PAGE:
Maybe it wasn’t a coincidence that Dennis Schroder was seated next to Kyle Korver in the Hawks locker room last season.
The young point guard and the sharp-shooting veteran had several conversations throughout the year about working out together this offseason. Schroder wanted to improve his jump shot and who better to seek his tutelage? So this summer, Schroder visited Korver in Santa Barbara, Calif. for nearly two weeks of instruction and additional workouts at renowned performance facility P3.
“We just worked on his mechanics to tighten a few things up,” Korver said. “Dennis has great natural talent and ability. His release is really good. We can all get better. We worked on his feet and his legs a little bit, maybe things we don’t always think about.
“I’m a big checkpoint person. I shared some of that and created one for him so hopefully we can go back to that during the season.”
Hawks coach Mike Budenholzer supported the idea even with a busy summer that included Schroder set to compete for the German national team in the EuroBasket 2015 tournament. Assistant coach Ben Sullivan also made the trip to California.
“I thought it was a great idea,” Budenholzer said of the collaboration. “Players have to make decisions and figure out their summers. Sometimes you can help nudge them in certain directions. … It was important for all of us to get (Schroder) time with P3 and shooting with Kyle.”
Schroder credited his play with the German national team last summer for the great strides in made in his game, including an improved mid-range jump shot. Part of the goal in working with Korver was to improve his 3-point shot. A consistent outside threat could magnify Schroder’s pure speed and ability to break down defenses and get to the basket.
This summer, after the trip to California, Schroder averaged 21.0 points, 6.0 assists, 4.6 rebounds and 4.2 turnovers in 30.4 minutes over five EuroBasket games. Germany did not advance past pool play but Schroder was the game-high scorer in the national team’s final three games against Turkey, Italy and eventual champion Spain. All were narrow losses, including Schroder missing the final of three free throws with three seconds remaining that would have force overtime against Spain. Schroder had 26 points against Spain and was 8 of 15 from the field, including 3 of 6 from 3-point range.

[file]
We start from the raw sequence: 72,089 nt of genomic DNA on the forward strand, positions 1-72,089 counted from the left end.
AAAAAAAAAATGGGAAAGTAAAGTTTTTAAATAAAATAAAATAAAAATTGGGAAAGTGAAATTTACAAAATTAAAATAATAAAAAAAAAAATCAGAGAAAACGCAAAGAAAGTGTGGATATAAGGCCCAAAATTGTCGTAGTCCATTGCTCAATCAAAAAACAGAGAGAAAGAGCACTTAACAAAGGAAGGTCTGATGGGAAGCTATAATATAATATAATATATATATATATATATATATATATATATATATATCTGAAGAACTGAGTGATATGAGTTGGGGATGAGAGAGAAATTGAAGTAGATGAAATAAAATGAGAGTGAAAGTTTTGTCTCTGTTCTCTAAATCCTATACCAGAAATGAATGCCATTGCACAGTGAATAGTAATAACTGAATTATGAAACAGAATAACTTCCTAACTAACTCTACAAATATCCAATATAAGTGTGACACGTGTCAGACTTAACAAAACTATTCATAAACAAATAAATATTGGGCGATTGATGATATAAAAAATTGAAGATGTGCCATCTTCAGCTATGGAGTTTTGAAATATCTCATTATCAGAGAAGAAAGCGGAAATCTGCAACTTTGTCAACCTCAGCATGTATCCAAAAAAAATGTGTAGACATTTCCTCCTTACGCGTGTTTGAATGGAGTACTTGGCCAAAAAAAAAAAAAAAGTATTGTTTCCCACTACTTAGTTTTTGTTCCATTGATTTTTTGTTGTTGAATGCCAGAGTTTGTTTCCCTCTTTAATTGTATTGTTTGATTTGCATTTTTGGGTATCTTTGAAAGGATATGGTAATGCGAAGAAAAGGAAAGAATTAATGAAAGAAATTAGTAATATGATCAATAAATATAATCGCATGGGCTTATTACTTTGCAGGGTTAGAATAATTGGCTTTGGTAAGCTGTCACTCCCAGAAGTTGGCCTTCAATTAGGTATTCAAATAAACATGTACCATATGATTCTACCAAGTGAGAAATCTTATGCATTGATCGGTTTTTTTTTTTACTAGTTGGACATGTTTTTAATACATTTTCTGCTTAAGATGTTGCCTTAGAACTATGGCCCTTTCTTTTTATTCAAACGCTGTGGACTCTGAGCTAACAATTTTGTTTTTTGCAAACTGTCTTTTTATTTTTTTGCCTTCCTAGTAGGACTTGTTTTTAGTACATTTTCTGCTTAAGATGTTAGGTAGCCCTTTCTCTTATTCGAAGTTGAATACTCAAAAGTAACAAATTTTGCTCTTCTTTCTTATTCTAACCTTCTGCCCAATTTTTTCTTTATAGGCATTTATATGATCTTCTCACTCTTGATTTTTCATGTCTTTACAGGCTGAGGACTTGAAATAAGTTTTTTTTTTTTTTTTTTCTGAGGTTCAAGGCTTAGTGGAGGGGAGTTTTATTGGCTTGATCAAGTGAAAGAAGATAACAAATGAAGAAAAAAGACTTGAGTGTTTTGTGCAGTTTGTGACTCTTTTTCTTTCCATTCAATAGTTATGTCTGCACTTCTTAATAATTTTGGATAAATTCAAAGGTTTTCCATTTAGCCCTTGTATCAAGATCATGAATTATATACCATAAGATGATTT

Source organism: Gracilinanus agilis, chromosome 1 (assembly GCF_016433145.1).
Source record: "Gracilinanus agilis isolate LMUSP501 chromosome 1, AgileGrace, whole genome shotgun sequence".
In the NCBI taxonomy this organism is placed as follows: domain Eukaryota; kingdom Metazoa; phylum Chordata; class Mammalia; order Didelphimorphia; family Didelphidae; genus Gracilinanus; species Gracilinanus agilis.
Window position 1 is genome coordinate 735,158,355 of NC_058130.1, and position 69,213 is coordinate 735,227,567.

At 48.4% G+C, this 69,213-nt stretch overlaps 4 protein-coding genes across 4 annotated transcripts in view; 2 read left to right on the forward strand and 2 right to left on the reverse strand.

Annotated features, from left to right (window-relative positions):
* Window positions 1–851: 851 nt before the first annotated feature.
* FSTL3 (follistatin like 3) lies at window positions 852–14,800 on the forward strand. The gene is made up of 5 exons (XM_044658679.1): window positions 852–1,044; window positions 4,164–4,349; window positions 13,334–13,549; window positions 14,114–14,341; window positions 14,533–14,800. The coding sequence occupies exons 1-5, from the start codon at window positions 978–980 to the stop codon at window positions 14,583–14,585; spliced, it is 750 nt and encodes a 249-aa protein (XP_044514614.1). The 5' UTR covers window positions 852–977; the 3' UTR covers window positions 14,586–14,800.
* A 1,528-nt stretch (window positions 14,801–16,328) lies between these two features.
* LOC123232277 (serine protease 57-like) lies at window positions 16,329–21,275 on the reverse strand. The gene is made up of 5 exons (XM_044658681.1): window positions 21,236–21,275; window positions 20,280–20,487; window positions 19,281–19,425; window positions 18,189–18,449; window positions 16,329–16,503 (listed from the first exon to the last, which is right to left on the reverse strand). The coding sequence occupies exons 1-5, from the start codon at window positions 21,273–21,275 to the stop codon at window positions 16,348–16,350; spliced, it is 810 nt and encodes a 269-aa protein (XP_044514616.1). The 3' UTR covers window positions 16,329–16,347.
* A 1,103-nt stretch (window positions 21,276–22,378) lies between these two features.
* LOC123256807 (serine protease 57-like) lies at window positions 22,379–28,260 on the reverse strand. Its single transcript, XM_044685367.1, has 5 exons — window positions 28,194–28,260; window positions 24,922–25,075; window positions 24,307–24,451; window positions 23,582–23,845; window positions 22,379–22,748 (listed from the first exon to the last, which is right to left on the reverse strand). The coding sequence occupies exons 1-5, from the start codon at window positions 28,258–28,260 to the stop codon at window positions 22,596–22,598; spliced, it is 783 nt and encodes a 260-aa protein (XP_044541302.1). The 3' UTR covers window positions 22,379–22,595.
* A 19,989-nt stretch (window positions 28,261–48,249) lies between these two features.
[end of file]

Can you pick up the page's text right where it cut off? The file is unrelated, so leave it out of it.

With the consistent ability to make a 3-pointer, Schroder can force defenders to go over a screen on a pick-and-roll to try to stay with him. Without such a shot, a defender can go under the screen and be in position to take away a drive to the basket.
“My mid-range jumper was good last year,” Schroder said. “That’s the reason a lot of teams went over (on screens). If I am good on the 3-point shot, they’ll have to go over on every screen. After that, it’s really tough to defend me. When you have a 3-point threat consistently, it’s tough to defend me because if they go over I can attack to the basket and if they go under I can take the 3-point shot.”
As a rookie, Schroder shot 23.8 percent (10 of 42) from 3-point range. Last season, he shot 35.1 percent (52 of 148). He increased the percentage of his shots from 16-feet or more from the basket from 31.3 to 38.1 percent. There was improvement but Schroder wanted to do more.
Another point of emphasis with Schroder’s jump shot was his slow, deliberate release. In certain situations, the action can be an advantage. There can be time and options against a closing defender.
“The people in the NBA who have the best pump fakes have slow shots because they have all this time,” Korver said. “Someone’s coming? Nobody’s coming? And then they pull it back down. Sometimes it’s a great advantage. You look at the Paul Pierces, the Sam Cassells, some of these guys with amazing pump fakes, kind of have slower shots.”
However in general, the Hawks want Schroder to get rid of the ball a little quicker. Schroder said using his legs more in the shooting action has been a help.
“Generally speaking, you want to have a quicker release and you want to be able to get your shot off with less distance of close outs,” Budenholzer said. “There are times if you have that kind of speed and explosiveness (to the basket) and are doing something (shooting) that could be considered slow then you change on them and go quickly. More so, we are trying to get him to shorten his windup and his release. I think that will be to his benefit.”
Schroder, 22, weighs in at 175 pounds on his 6-foot-1 frame. It’s a far cry from the 160 pound youngster who was professionally in Germany when the Hawks selected him with the 17th overall pick the 2013 NBA Draft. Shot by shot, Schroder is proving worth the gamble.
“I just want to keep getting better,” Schroder said.
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